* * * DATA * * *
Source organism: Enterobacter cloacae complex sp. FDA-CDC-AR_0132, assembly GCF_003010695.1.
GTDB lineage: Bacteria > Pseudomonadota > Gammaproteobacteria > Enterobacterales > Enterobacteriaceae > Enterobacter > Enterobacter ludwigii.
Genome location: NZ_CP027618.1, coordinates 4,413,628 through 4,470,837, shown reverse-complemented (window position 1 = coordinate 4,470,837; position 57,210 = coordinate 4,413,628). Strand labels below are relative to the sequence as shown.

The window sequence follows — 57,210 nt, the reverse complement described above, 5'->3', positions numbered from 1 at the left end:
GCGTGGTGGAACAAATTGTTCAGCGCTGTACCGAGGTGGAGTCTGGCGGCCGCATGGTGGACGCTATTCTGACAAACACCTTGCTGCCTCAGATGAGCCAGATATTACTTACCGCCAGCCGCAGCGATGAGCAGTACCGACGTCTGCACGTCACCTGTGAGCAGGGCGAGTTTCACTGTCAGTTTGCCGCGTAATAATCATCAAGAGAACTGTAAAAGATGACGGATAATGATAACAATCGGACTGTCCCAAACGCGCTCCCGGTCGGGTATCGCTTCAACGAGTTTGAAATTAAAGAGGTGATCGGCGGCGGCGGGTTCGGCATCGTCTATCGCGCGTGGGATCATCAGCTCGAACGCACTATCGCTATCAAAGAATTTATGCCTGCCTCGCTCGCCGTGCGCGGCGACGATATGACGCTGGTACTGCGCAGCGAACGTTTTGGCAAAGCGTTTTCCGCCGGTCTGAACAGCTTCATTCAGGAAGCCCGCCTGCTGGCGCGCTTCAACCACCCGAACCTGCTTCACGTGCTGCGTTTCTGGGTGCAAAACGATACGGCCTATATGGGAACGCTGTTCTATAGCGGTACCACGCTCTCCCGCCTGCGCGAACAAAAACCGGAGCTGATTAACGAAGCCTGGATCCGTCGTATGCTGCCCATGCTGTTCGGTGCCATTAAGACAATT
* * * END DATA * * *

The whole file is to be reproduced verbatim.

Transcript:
Source organism: Enterobacter cloacae complex sp. FDA-CDC-AR_0132, assembly GCF_003010695.1.
GTDB lineage: Bacteria > Pseudomonadota > Gammaproteobacteria > Enterobacterales > Enterobacteriaceae > Enterobacter > Enterobacter ludwigii.
Genome location: NZ_CP027618.1, coordinates 4,413,628 through 4,470,837, shown reverse-complemented (window position 1 = coordinate 4,470,837; position 57,210 = coordinate 4,413,628). Strand labels below are relative to the sequence as shown.

The window sequence follows — 57,210 nt, the reverse complement described above, 5'->3', positions numbered from 1 at the left end:
GCGTGGTGGAACAAATTGTTCAGCGCTGTACCGAGGTGGAGTCTGGCGGCCGCATGGTGGACGCTATTCTGACAAACACCTTGCTGCCTCAGATGAGCCAGATATTACTTACCGCCAGCCGCAGCGATGAGCAGTACCGACGTCTGCACGTCACCTGTGAGCAGGGCGAGTTTCACTGTCAGTTTGCCGCGTAATAATCATCAAGAGAACTGTAAAAGATGACGGATAATGATAACAATCGGACTGTCCCAAACGCGCTCCCGGTCGGGTATCGCTTCAACGAGTTTGAAATTAAAGAGGTGATCGGCGGCGGCGGGTTCGGCATCGTCTATCGCGCGTGGGATCATCAGCTCGAACGCACTATCGCTATCAAAGAATTTATGCCTGCCTCGCTCGCCGTGCGCGGCGACGATATGACGCTGGTACTGCGCAGCGAACGTTTTGGCAAAGCGTTTTCCGCCGGTCTGAACAGCTTCATTCAGGAAGCCCGCCTGCTGGCGCGCTTCAACCACCCGAACCTGCTTCACGTGCTGCGTTTCTGGGTGCAAAACGATACGGCCTATATGGGAACGCTGTTCTATAGCGGTACCACGCTCTCCCGCCTGCGCGAACAAAAACCGGAGCTGATTAACGAAGCCTGGATCCGTCGTATGCTGCCCATGCTGTTCGGTGCCATTAAGACAATT